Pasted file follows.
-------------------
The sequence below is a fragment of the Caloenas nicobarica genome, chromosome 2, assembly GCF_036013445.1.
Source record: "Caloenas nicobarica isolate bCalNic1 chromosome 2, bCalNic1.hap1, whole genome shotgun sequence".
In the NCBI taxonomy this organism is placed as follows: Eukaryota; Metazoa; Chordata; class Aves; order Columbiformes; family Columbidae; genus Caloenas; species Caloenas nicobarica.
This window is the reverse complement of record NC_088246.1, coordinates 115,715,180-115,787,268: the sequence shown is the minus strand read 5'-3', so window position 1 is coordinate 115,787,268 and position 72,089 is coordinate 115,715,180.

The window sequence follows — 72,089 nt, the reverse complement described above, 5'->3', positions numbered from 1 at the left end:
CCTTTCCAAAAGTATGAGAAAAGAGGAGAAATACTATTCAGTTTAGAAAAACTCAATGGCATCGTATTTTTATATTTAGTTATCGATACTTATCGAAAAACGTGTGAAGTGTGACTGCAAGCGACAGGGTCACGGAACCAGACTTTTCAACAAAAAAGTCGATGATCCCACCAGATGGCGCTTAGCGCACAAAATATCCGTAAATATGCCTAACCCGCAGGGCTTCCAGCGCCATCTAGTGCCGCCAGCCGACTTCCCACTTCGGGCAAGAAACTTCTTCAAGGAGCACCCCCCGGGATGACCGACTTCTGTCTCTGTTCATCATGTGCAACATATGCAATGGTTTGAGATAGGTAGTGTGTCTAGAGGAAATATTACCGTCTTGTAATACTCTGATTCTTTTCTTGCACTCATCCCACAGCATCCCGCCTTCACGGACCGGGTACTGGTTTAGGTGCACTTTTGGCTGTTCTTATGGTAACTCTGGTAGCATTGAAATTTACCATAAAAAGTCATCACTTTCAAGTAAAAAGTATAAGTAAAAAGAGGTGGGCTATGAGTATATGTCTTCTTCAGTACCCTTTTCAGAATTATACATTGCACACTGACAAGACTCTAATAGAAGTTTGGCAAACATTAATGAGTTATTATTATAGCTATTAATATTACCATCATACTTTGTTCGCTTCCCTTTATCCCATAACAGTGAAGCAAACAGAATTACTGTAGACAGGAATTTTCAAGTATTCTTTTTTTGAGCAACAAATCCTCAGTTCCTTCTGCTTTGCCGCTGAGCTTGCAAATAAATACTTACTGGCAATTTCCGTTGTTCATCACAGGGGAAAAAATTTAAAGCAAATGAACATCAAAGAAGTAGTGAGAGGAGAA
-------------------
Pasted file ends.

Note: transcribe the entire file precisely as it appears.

The sequence below is a fragment of the Caloenas nicobarica genome, chromosome 2, assembly GCF_036013445.1.
Source record: "Caloenas nicobarica isolate bCalNic1 chromosome 2, bCalNic1.hap1, whole genome shotgun sequence".
In the NCBI taxonomy this organism is placed as follows: Eukaryota; Metazoa; Chordata; class Aves; order Columbiformes; family Columbidae; genus Caloenas; species Caloenas nicobarica.
This window is the reverse complement of record NC_088246.1, coordinates 115,715,180-115,787,268: the sequence shown is the minus strand read 5'-3', so window position 1 is coordinate 115,787,268 and position 72,089 is coordinate 115,715,180.

The window sequence follows — 72,089 nt, the reverse complement described above, 5'->3', positions numbered from 1 at the left end:
CCTTTCCAAAAGTATGAGAAAAGAGGAGAAATACTATTCAGTTTAGAAAAACTCAATGGCATCGTATTTTTATATTTAGTTATCGATACTTATCGAAAAACGTGTGAAGTGTGACTGCAAGCGACAGGGTCACGGAACCAGACTTTTCAACAAAAAAGTCGATGATCCCACCAGATGGCGCTTAGCGCACAAAATATCCGTAAATATGCCTAACCCGCAGGGCTTCCAGCGCCATCTAGTGCCGCCAGCCGACTTCCCACTTCGGGCAAGAAACTTCTTCAAGGAGCACCCCCCGGGATGACCGACTTCTGTCTCTGTTCATCATGTGCAACATATGCAATGGTTTGAGATAGGTAGTGTGTCTAGAGGAAATATTACCGTCTTGTAATACTCTGATTCTTTTCTTGCACTCATCCCACAGCATCCCGCCTTCACGGACCGGGTACTGGTTTAGGTGCACTTTTGGCTGTTCTTATGGTAACTCTGGTAGCATTGAAATTTACCATAAAAAGTCATCACTTTCAAGTAAAAAGTATAAGTAAAAAGAGGTGGGCTATGAGTATATGTCTTCTTCAGTACCCTTTTCAGAATTATACATTGCACACTGACAAGACTCTAATAGAAGTTTGGCAAACATTAATGAGTTATTATTATAGCTATTAATATTACCATCATACTTTGTTCGCTTCCCTTTATCCCATAACAGTGAAGCAAACAGAATTACTGTAGACAGGAATTTTCAAGTATTCTTTTTTTGAGCAACAAATCCTCAGTTCCTTCTGCTTTGCCGCTGAGCTTGCAAATAAATACTTACTGGCAATTTCCGTTGTTCATCACAGGGGAAAAAATTTAAAGCAAATGAACATCAAAGAAGTAGTGAGAGGAGAA